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Re: MaintainerDatabase Copyright

>>"Jim" == Jim Pick <jim@jimpick.com> writes:

Jim> Aw, come on!  This is getting too silly.  All the database is
Jim> supposed to be is a list of maintainers with some additional
Jim> information stored in a convenient place so it can be updated.
Jim> It doesn't need an elaborate license agreement.

	I thought so too, initially, but people convinced me that one
 can never be too paranoid ;-). So far, you make three against, versus
 four for, the licence as it stands. I'd like to have a clearer view
 of where people stand on this issue. 

	I also freely admit that the licence should be loosened a bit
 to allow fair personal use of the data. 

Jim> I only brought up the security and privacy issues in the first
Jim> place because I though it would also be convenient to collect the
Jim> information needed for maintainer verification at the same time
Jim> -- and I am sure that we need to know more for that purpose than
Jim> should be made publicly available.  Of course, none of this
Jim> information has been collected as part of the survey so far; so
Jim> there aren't any _real_ security or privacy issues yet.

	I would like to design for expansion. I'd like to get thsi
 first version done, publish the first report (as an xearth
 file), and then use the experince as a spring board for the other
 fields in a more laborate developer database, possibly kept as a
 postgrSQL databse. 

	Is the Debian keyring under the GPL? 

Jim> Putting a non-free license on maintainer info released to the
Jim> public is silly -- because that means we cannot distribute it
Jim> inside a package in the main distribution.

	Think about this calmly now. Is this a bad idea? 

Jim> I was quite happy with the GPL.

	But other people were not. Someone has to make a decision. 

Jim> Actually, if we didn't have a license, this would automatically
Jim> be classified as non-copyright, public domain material anyways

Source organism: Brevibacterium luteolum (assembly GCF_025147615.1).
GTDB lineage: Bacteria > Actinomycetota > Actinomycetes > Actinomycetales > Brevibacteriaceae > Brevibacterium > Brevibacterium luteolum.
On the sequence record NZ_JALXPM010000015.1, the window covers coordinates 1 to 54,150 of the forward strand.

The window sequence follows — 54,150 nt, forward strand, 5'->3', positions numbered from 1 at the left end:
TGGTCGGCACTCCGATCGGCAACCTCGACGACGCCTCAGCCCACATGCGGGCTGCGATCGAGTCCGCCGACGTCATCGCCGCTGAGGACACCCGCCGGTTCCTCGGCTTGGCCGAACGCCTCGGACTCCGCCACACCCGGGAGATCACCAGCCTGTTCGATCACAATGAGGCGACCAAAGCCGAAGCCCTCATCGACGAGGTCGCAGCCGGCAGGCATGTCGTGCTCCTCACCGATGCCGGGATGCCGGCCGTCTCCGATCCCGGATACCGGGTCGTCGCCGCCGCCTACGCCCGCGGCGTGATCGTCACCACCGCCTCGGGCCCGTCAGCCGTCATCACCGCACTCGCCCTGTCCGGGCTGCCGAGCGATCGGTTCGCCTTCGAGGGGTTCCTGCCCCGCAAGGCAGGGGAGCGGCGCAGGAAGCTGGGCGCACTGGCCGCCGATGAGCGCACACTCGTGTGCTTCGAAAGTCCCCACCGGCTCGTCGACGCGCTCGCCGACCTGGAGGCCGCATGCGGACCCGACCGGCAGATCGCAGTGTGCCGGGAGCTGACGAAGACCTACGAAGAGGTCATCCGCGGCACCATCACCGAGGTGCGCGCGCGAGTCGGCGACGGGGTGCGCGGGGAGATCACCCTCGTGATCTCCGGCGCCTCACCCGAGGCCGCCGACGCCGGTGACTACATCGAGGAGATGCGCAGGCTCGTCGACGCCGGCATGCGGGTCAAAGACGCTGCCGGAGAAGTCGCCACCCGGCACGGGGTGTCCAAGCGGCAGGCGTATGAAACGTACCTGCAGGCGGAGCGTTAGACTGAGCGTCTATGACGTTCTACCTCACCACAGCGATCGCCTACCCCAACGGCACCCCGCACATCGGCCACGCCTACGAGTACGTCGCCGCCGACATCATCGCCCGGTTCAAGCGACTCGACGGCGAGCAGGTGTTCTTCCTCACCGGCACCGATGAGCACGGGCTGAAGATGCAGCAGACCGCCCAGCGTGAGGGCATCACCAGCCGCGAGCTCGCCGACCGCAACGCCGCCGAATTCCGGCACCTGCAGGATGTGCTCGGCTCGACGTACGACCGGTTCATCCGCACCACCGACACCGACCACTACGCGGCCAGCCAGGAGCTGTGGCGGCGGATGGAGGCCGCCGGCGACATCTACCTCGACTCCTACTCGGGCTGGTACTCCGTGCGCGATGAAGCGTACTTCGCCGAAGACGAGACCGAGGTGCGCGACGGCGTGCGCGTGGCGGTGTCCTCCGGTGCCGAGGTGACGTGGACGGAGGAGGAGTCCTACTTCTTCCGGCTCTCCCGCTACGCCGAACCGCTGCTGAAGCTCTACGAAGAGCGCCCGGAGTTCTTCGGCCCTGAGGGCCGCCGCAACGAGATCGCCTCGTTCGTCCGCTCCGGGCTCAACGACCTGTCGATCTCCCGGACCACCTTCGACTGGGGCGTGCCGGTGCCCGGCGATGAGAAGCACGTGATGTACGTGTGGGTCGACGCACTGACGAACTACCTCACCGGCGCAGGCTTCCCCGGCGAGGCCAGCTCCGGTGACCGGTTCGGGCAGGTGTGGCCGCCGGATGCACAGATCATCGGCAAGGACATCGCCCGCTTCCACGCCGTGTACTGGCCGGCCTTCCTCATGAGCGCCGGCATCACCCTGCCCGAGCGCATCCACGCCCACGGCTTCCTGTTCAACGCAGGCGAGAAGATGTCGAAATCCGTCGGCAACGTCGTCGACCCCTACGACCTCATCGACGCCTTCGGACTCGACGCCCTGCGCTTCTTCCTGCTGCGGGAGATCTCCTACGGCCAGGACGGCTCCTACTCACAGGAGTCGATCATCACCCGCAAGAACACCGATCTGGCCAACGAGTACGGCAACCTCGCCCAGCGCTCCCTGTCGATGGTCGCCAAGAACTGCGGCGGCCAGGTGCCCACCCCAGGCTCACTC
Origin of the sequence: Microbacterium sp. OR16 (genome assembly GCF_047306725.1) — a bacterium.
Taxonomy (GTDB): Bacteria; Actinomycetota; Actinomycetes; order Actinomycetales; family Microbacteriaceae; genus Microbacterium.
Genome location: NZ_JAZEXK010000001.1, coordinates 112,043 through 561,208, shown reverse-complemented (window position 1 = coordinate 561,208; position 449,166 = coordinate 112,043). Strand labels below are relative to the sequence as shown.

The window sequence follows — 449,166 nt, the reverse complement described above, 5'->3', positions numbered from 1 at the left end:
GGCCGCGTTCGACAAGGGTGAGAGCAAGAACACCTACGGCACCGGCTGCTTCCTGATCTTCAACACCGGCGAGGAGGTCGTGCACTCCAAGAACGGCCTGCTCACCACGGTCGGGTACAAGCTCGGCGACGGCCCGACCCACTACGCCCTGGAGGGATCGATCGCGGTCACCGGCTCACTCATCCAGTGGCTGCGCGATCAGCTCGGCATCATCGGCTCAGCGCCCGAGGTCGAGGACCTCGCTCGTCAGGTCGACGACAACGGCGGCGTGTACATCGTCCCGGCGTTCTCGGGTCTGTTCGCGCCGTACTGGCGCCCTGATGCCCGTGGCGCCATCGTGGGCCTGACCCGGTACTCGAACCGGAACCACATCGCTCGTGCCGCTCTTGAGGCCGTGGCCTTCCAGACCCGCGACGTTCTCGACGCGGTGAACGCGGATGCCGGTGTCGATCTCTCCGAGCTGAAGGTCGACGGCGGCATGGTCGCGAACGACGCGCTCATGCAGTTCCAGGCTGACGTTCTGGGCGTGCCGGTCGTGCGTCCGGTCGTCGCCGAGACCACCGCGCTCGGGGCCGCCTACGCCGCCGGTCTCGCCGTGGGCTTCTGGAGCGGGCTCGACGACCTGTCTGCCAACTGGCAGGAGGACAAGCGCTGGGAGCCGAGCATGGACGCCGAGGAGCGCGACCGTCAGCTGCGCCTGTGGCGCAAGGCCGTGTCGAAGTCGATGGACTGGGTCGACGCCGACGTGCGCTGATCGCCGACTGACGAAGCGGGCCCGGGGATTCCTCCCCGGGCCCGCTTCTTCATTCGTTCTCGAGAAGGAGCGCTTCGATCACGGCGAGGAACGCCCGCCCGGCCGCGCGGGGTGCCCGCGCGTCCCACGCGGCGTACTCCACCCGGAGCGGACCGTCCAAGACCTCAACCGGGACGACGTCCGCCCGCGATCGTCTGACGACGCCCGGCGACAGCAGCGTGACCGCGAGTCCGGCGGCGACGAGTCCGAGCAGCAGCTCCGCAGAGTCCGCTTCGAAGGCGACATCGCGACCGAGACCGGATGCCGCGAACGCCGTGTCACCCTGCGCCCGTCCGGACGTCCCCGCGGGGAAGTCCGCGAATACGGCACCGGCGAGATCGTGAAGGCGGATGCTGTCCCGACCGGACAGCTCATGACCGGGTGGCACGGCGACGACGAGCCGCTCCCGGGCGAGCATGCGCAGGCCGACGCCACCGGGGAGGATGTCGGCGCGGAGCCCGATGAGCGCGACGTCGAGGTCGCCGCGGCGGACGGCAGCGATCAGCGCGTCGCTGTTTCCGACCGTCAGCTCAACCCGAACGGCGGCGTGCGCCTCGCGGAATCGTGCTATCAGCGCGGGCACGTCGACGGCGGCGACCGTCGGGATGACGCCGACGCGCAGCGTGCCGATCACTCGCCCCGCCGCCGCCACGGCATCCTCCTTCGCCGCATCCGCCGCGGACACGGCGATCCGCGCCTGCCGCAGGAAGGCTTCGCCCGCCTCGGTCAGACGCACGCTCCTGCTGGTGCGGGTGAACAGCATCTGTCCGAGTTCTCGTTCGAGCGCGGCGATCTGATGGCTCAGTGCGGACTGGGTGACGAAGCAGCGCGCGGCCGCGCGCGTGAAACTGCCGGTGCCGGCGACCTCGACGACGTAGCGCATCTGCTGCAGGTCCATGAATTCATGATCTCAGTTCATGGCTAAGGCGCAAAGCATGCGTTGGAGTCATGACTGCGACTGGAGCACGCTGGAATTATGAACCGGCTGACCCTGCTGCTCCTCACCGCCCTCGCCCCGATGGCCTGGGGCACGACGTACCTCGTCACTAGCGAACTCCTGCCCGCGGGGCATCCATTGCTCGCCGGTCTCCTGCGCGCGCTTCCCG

Jim> because it is just a database gleaned from public sources (like
Jim> sports scores or telephone books).

	Hmm, I'm not sure about that. Firstly, the location data is
 not public data. Just an email list could well be, but people have
 also given their ``real'' email addresses to the collection, as
 opposed to their ``public'' email addresses. So, not all the data is
 public information.

	Secondly, anything without a copyright, in general, is not
 public domain (as you well know). 

	I'm not a lwayer.

 There is something you must understand about the Soviet system.  They
 have the ability to concentrate all their efforts on a given design,
 and develop all components simultaneously, but sometimes without
 proper testing.  Then they end up with a technological disaster like
 the Tu-144.  In a technology race at the time, that aircraft was two
 months ahead of the Concorde.  Four Tu-144s were built; two have
 crashed, and two are in museums.  The Concorde has been flying safely
 for over 10 years. Victor Belenko, MiG-25 fighter pilot who defected
 in 1976 "Defense Electronics", Vol 20, No. 6, pg. 100
Manoj Srivastava               <url:mailto:srivasta@acm.org>
Mobile, Alabama USA            <url:http://www.datasync.com/%7Esrivasta/>

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